Ypsi's Parkridge Community Center offers free laptops, computer literacy classes thanks to grant

A $60,000 Washtenaw County Youth Development grant is helping Parkridge Community Center position itself as a source of technology support for students and community members.
A $60,000 Washtenaw County Youth Development grant is helping Parkridge Community Center on Ypsilanti's Southside position itself as a source of technology support for students and community members. 

Washtenaw Community College (WCC), which provides programming and staff at Parkridge, received the grant earlier this year. The funds were used to give laptops away to 27 young people who attended summer camp at Parkridge on the last day of the camp in late August, and inspired Parkridge staff to offer computer literacy classes at the center. 

Parkridge offers summer camps at low or no cost to area parents and their children. In 2020, the summer camp program went virtual. In 2021, the camp operated with limited capacity to ensure social distancing. Staff focused the camp heavily on academics led by three certified teachers. Activities included a drone mini-camp, programming led by the Youth Art Alliance, and several field trips, including one to the Toledo Zoo.

Nsombi Claiborne's daughter Nadiya Claiborne-Hill, a 10-year-old fifth grader, attended Parkridge's summer camp this year and received one of the laptops. Claiborne says her daughter would have attended summer camp regardless of the camp's theme or promises of a laptop, however.

"She participates in the after-school program every year, and she goes to summer camp every single year," Claiborne says. "She likes it, and it helps me with working by minimizing the cost of daycare. It's supervised, and I like that I know she's in great hands."
Nadiya Claiborne-Hill, Crystal Lyte, and Tarance Lyte.
Third grader Tarance Lyte, age 8, also received a laptop. His mother, Crystal Lyte, says her son really enjoyed the summer camp and made sure he didn't miss any days.

"He was adamant about being camper of the year," Lyte says. "He enjoys the teachers and counselors, and when he got home he was definitely tired. They didn't just do academics but kept them active on the physical side." 

Regarding the laptops, Lyte notes that schools provide computers to children for classwork, but it's still been nice for her son to have a laptop of his own. She says the computer will help him keep his academic skills fresh over the summer.

"He'll be able to use it for research and looking things up. My son asks me a lot of things, and I say 'Look it up,'" Lyte says. "I like that he can take his own computer on vacation. If it's his, there's no issue [of liability] if he takes it out of town."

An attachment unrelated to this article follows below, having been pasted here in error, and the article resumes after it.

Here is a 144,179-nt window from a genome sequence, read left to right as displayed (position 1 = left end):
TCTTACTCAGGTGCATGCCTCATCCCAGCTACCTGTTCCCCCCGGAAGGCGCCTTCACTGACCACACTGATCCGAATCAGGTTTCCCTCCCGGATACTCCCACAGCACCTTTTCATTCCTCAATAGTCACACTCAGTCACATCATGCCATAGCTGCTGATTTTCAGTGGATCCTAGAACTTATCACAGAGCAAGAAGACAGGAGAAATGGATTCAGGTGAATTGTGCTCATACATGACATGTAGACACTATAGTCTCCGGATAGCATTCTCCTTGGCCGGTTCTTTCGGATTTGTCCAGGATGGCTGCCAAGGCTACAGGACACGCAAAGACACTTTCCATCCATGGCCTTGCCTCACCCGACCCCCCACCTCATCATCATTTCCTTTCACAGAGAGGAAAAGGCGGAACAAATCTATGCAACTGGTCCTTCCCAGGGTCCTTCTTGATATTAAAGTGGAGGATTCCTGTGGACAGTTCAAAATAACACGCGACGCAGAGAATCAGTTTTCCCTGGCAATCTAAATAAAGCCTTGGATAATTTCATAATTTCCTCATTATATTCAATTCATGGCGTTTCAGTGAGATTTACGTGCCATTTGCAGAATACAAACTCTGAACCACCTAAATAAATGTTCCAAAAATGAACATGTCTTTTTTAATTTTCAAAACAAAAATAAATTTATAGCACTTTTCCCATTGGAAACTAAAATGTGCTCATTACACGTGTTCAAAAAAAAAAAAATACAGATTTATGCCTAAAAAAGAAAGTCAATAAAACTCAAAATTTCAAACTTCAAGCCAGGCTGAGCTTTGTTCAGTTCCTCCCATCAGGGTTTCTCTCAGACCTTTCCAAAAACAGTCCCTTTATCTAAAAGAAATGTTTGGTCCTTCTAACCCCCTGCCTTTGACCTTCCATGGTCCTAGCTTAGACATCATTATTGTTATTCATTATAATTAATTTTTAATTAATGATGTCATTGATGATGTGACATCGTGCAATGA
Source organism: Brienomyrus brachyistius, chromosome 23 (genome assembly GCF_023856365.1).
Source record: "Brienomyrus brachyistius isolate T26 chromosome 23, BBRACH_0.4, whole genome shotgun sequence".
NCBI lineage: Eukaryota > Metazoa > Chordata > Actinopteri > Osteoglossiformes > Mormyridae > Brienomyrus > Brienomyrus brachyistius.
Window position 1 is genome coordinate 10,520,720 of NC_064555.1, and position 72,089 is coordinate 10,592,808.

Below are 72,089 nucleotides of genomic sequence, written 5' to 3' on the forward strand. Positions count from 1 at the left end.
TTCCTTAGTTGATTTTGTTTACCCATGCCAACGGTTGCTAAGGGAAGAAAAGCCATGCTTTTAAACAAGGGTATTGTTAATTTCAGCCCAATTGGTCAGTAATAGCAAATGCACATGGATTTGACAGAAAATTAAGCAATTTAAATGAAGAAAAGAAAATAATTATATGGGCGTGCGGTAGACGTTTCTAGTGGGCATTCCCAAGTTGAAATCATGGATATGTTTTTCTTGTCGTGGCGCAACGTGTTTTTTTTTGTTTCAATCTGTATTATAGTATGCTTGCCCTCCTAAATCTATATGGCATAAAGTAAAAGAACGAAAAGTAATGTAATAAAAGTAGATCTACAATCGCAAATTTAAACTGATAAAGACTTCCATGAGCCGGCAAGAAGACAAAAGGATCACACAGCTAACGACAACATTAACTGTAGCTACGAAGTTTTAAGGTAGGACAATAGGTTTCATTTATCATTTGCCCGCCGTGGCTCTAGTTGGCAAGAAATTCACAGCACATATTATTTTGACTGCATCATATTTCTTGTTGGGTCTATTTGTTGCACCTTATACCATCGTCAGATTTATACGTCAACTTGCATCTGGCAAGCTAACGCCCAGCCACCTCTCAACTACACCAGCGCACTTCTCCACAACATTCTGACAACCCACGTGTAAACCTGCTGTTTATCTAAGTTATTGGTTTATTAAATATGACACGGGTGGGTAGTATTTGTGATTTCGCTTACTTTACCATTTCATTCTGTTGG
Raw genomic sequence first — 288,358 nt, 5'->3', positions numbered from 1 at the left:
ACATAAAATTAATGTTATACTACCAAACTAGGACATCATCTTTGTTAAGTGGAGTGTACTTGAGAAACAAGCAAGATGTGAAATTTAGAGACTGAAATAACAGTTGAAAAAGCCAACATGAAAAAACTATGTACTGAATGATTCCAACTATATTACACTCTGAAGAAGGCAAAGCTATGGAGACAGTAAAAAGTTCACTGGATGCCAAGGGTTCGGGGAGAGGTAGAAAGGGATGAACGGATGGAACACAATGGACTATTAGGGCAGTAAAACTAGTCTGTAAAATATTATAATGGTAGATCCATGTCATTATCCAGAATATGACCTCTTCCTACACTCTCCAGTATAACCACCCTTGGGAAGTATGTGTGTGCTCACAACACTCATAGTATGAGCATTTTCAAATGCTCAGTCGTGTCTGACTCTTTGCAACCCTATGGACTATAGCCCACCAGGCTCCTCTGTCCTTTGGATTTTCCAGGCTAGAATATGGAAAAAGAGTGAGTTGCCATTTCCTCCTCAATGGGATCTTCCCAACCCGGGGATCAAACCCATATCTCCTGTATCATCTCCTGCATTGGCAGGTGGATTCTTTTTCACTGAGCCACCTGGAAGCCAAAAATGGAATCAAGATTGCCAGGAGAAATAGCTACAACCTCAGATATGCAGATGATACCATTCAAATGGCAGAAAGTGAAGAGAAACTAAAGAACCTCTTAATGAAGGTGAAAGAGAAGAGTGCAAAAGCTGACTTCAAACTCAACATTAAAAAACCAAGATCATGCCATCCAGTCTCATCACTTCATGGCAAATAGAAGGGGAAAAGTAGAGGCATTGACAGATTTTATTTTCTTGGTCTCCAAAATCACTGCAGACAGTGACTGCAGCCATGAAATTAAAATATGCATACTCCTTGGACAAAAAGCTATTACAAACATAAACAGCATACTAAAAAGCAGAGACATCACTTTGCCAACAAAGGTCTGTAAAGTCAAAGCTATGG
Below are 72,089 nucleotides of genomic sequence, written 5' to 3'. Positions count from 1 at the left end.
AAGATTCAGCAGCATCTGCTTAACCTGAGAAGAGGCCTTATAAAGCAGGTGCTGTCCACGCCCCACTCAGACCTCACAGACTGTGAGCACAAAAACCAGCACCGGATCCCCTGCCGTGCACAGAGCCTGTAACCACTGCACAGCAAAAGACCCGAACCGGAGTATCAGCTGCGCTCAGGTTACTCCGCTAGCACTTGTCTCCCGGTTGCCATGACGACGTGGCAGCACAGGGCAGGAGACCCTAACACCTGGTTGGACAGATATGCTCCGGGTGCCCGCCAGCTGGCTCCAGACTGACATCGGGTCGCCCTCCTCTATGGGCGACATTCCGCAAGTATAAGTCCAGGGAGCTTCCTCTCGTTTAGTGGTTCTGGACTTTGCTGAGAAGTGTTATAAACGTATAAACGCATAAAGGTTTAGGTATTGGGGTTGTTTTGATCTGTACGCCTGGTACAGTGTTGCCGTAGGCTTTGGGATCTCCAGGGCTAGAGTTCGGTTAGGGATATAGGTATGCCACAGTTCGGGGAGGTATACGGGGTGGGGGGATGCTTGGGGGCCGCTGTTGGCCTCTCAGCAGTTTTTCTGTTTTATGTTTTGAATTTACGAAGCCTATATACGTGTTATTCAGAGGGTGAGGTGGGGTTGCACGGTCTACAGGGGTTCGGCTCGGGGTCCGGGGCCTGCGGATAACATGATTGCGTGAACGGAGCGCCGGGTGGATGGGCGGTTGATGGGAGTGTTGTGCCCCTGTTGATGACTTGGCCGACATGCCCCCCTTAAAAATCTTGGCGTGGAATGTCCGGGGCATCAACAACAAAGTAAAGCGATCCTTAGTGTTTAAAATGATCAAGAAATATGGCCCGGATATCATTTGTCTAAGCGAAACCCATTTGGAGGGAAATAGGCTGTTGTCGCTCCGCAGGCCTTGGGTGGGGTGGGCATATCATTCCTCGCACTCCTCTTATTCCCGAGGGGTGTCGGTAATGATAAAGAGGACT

Parkridge staff asked the families of campers who received laptops to take a survey to help them decide what kind of computer literacy classes to offer.

"We asked them what skills entry-level computer users would need, and took those survey results to develop a class," says Anthony Williamson, community development manager at Parkridge Community Center.

The two-session class in November was available to the general public and covered basic computer skills suggested by the campers and their families.

Both Claiborne and Lyte say their children love the summer camps and other programming at Parkridge.
Nadiya Claiborne-Hill and Tarance Lyte.
"Their programming is wonderful, and I recommend it," Lyte says. "A lot of people assume that it's only for individuals who are [low-income], and it's not. It's a well-rounded program for all individuals in Washtenaw County."

Claiborne says she knows 2020 was challenging, but Parkridge staff "did a really good job with the summer camp" even though they had to limit how many children could attend to ensure social distancing. This year, her son's summer camp costs were covered by Ypsilanti Community Schools, but she says it has been worth it to pay the full cost in the past, especially since it includes breakfast, lunch, and snacks.

"We were blessed this year to have Ypsilanti Community Schools pay for tuition for summer camp, but I don't mind paying. It is the best $200 I could spend," Claiborne says.

Lyte says she enjoys having a community center with many offerings for youth close to home.

"It's something I'm glad I can say my son is a part of," Lyte says. "We don't have to go out to Ann Arbor or Dearborn, but can go somewhere in our very own community."

Sarah Rigg is a freelance writer and editor in Ypsilanti Township and the project manager of On the Ground Ypsilanti. She joined Concentrate as a news writer in early 2017 and is an occasional contributor to other Issue Media Group publications. You may reach her at sarahrigg1@gmail.com.

All photos by Doug Coombe.